Discussion in 'Fly Tying' started by Jim Wallace, Jan 9, 2013.
an olive matuka comes to mind
Yeah, I think a dark olive one with a body and beard similar to what Jack did on his "Sticklebomb". A feather tied in Matuka style maybe could pull off the right look.
However, that Sticklebomb looks like its worth fishing the way it is. Nice one, Jack!
I think I'll steal Jack's approach to tie some bait fish patterns for warmwater species. With a few changes in material color, I think the fly could look like a baby LMB.
Here is my rendition of Art Lingren's rendition of Roderick Haig-Brown's "Stickleback" as depicted in Art Lingren's book. Instead of the Polar Bear hair called for in the recipe, I used Arctic Runner and Calves Tail.
View attachment 22880
OLIVE MUDDLER MINNOWS REIGN SUPREME!!!!
Trust me.... I know
With an avatar like yours how could we doubt you?
Finally...the "voice from the back of the room" speaks up! I'll have to take your recommendation to heart, your moniker being what it is.
I have some olive-dyed Mallard Flank and olive deer hair, and I really need to practice spinning deer hair...so that I can tie up some Muddlers. Those will be good tying practice, when I get around to 'em. Suddenly, my "to do" list looks like its getting way ahead of me again!
That's a nice one, Jack. Thanks for whipping it up and posting the pic.
Those of us who fasten feather and fur to hook don't want to admit it but there is only a handful of flies that we really need. The muddler is certainly in that handful.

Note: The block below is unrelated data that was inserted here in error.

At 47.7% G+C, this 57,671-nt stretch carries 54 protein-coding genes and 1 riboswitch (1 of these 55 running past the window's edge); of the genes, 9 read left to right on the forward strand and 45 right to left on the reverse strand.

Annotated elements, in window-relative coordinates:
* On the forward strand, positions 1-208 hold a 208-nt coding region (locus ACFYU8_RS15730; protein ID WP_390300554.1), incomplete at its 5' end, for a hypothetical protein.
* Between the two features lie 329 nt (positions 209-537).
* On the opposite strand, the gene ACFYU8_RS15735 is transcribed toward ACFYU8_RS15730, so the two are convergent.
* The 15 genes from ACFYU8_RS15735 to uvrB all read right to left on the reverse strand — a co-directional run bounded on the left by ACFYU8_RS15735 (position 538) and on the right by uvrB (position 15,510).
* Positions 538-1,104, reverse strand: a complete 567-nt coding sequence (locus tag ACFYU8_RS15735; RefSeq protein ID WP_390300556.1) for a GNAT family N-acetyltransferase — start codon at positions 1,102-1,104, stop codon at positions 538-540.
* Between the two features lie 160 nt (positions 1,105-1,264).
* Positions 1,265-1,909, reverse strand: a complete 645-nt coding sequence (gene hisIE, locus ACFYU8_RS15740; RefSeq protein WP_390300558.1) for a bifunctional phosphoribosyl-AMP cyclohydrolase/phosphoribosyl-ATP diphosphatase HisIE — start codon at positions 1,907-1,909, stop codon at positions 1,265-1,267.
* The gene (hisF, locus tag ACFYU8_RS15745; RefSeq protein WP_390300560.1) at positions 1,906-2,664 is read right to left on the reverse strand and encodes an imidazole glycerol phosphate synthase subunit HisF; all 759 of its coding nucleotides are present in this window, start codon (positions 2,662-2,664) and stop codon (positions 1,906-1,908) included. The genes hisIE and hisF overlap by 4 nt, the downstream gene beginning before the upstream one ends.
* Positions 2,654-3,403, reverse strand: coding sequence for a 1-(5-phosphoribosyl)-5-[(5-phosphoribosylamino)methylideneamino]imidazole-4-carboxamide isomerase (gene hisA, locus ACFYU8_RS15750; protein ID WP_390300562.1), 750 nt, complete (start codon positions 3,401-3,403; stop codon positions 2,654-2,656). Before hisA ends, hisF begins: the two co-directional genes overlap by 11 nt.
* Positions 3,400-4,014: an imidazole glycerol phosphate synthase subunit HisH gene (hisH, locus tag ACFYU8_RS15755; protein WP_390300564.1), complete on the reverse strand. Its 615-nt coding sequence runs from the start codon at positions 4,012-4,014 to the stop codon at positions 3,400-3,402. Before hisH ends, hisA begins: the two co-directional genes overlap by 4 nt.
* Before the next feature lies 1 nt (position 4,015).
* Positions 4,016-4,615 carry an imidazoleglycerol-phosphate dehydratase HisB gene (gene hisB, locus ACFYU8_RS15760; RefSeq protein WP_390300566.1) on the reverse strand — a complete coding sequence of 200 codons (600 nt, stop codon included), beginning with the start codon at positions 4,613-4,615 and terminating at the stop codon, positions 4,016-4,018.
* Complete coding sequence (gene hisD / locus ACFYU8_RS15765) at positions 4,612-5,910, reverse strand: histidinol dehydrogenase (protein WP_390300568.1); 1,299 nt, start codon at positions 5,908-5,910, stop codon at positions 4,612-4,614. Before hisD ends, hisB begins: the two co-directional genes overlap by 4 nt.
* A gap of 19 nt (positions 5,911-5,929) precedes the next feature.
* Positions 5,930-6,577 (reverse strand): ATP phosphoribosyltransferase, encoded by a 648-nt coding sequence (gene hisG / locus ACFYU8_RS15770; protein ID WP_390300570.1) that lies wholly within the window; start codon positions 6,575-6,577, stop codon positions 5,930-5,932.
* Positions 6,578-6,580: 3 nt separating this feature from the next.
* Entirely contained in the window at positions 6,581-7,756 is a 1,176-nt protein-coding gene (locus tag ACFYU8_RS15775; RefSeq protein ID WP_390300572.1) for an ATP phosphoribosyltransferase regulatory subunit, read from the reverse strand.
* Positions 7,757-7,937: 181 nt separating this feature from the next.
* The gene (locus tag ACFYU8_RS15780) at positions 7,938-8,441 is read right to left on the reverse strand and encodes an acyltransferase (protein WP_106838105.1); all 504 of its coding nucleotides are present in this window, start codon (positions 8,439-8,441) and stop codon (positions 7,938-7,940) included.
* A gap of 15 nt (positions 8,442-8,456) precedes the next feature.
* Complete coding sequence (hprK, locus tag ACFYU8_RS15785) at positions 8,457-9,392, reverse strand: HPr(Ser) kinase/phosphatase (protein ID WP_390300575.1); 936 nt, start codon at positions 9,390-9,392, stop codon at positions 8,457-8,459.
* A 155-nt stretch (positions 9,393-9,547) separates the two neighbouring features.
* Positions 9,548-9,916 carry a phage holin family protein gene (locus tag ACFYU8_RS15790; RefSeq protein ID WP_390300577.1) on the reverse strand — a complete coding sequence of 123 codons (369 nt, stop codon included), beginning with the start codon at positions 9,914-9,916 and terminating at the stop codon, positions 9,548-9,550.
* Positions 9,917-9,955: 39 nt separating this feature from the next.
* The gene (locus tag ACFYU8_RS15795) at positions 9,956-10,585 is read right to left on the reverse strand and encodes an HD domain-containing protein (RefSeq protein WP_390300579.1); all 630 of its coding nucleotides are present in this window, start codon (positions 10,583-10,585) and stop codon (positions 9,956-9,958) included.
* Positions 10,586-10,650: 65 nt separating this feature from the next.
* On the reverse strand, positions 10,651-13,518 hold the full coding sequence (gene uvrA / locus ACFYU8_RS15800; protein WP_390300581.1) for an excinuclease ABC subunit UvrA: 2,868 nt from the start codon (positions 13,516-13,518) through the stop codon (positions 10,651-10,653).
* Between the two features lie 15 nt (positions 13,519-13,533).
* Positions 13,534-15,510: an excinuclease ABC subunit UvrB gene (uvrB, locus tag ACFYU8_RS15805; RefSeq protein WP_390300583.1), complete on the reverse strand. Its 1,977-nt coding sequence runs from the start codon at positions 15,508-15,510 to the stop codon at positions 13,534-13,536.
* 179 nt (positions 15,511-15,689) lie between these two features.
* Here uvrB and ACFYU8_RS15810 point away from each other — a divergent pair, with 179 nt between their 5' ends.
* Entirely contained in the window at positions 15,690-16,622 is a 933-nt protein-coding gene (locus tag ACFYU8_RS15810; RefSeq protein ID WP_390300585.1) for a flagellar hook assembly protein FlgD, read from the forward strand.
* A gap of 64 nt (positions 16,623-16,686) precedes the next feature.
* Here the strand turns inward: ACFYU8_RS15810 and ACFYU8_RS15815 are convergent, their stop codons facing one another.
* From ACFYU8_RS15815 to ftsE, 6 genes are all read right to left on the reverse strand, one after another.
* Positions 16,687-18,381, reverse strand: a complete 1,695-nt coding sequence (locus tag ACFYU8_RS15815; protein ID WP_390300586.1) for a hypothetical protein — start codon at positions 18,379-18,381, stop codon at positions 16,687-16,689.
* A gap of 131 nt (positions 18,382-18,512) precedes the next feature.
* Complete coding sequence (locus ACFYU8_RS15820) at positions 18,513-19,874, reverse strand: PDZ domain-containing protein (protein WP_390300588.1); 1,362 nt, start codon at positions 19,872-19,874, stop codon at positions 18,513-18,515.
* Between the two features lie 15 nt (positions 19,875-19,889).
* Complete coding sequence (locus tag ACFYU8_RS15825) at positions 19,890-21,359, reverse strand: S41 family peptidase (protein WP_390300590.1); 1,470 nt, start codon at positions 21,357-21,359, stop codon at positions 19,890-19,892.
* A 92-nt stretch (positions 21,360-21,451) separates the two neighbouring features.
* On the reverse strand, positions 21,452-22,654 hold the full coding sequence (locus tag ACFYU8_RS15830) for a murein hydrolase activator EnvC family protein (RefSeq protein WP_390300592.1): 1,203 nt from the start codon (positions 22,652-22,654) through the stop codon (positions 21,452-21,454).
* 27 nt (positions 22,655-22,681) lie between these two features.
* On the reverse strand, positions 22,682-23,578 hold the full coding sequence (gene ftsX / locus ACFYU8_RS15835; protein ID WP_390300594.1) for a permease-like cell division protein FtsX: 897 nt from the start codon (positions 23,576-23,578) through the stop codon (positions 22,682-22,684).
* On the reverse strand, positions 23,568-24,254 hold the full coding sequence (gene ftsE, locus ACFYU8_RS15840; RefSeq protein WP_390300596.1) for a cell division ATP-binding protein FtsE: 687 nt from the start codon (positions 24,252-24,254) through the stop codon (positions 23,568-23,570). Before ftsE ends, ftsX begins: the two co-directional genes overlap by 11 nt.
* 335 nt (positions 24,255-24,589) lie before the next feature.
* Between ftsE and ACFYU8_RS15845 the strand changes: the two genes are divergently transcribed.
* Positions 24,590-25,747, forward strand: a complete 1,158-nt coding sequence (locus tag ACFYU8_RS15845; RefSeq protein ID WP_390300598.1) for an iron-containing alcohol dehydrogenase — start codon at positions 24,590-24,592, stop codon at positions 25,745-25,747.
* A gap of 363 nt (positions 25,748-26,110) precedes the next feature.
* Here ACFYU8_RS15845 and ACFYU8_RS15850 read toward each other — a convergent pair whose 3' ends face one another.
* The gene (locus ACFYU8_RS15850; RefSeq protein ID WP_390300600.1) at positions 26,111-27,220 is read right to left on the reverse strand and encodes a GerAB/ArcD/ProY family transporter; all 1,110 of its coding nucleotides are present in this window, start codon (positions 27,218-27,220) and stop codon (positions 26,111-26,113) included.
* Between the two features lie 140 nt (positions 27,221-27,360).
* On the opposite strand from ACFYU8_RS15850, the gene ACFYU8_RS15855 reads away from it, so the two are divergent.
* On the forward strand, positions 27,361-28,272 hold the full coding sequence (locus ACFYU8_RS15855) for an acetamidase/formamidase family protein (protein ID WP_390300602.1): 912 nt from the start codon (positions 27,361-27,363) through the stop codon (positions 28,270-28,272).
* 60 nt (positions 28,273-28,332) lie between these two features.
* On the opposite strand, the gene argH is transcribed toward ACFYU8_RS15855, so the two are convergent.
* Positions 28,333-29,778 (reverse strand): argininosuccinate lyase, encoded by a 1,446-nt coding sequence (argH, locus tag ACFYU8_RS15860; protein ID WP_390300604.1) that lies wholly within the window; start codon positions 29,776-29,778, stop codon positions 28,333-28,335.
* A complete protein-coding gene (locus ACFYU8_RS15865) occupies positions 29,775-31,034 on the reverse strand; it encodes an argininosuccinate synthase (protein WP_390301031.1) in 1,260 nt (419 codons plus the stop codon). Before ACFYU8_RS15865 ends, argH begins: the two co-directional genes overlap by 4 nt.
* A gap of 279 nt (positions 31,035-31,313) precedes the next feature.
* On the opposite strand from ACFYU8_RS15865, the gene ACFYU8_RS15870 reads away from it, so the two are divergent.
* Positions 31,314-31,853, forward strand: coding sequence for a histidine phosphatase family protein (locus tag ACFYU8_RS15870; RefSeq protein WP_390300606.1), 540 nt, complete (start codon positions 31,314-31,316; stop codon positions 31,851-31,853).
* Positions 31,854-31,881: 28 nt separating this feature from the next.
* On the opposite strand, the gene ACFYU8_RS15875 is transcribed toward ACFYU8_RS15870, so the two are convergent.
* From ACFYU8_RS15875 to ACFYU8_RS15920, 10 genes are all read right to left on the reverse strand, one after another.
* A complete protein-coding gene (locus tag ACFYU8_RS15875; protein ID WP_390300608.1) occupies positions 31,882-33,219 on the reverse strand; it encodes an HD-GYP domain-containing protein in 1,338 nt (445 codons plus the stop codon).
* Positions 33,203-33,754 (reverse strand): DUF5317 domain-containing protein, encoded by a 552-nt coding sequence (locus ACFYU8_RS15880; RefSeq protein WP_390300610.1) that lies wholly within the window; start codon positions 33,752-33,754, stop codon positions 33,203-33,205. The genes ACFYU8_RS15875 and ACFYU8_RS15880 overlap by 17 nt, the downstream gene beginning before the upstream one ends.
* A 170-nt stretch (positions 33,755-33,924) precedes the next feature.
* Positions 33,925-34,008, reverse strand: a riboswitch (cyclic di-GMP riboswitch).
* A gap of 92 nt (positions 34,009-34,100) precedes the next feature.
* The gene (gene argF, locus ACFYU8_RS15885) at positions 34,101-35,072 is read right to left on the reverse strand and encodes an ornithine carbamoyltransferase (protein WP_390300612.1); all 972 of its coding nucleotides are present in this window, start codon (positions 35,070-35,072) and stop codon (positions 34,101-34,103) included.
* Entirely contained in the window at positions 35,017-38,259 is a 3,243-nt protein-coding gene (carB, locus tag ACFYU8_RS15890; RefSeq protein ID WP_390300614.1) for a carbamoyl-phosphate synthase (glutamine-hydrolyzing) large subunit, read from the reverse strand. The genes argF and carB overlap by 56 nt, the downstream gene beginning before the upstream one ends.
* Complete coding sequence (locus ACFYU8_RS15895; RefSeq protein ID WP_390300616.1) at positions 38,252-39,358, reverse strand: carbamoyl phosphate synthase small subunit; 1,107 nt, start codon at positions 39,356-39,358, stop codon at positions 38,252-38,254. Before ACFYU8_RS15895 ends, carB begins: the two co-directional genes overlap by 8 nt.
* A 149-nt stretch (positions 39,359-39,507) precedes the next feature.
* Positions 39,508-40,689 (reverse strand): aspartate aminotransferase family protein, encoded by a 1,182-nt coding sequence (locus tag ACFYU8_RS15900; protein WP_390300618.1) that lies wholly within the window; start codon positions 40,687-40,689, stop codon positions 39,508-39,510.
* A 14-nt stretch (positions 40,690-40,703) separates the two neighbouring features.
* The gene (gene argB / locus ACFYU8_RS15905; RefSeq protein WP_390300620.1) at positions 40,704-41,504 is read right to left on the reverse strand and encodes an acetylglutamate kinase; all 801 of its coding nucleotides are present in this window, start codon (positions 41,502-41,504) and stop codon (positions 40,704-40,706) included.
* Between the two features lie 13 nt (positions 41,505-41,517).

The barring in the olive mallard will do well to replicate the barring in the stickleback.... One cutthroat lake that I fish has a lot of stickleback in it and I find that an olive woolly bugger with a barred marabou tail works magic. Easier to tie than muddlers too!
Words of wisdom!!
Not to prolong this thread too much but Bob Newman hit it early on when he suggested the Rolled Muddler. But is is always fun to try something different at the vise.
The Rolled Muddler is a pattern that I have used for trout (mostly browns) since the early 70's when it first became popular. I only just found out that it was developed by Tom Murray specifically for cutthroat trout and meant to imitate salt water beach sticklebacks.
Again referring to Art Lingren's book, there are some very interesting anecdotes about the rolled muddler. Well worth the read if you get the chance.
I just dug out an old fly wallet of mine and found my rolled muddler stash. Most of them are a bit chewed up and the hooks a bit rusty. Time to make up a new supply.
Photo: Muddler with some well rolled Rolled Muddlers.
Here is the pattern for the Rolled Muddler:
Hook: #12 Mustad 9671 (2x long) Note: I think a 9672 (3x long) works too.
Tail: Light Mallard
Body: Silver Mylar
Rib: Oval tinsel, reverse wrapped
Wing: Rolled or slender strips of light Mallard flank feather
Head: Deer hair, spun and clipped with a few strands of deer hair extending down along the body. Use red tying thread and tie deer hair in so that there is some red thread showing behind and n front of the head.
Originator: Tom Murray
I don't think Art Lingren will mind me passing on this pattern from his book.
In my bunch of fly tying stuff I came across these feathers which I think will make perfect wings for a stickleback pattern. Looks good. Can anyone name these feathers? I'll be darned if I can remember what they are.
These are even better but I know what they are: Golden Pheasant Center Tail.
I think those are peacock quills.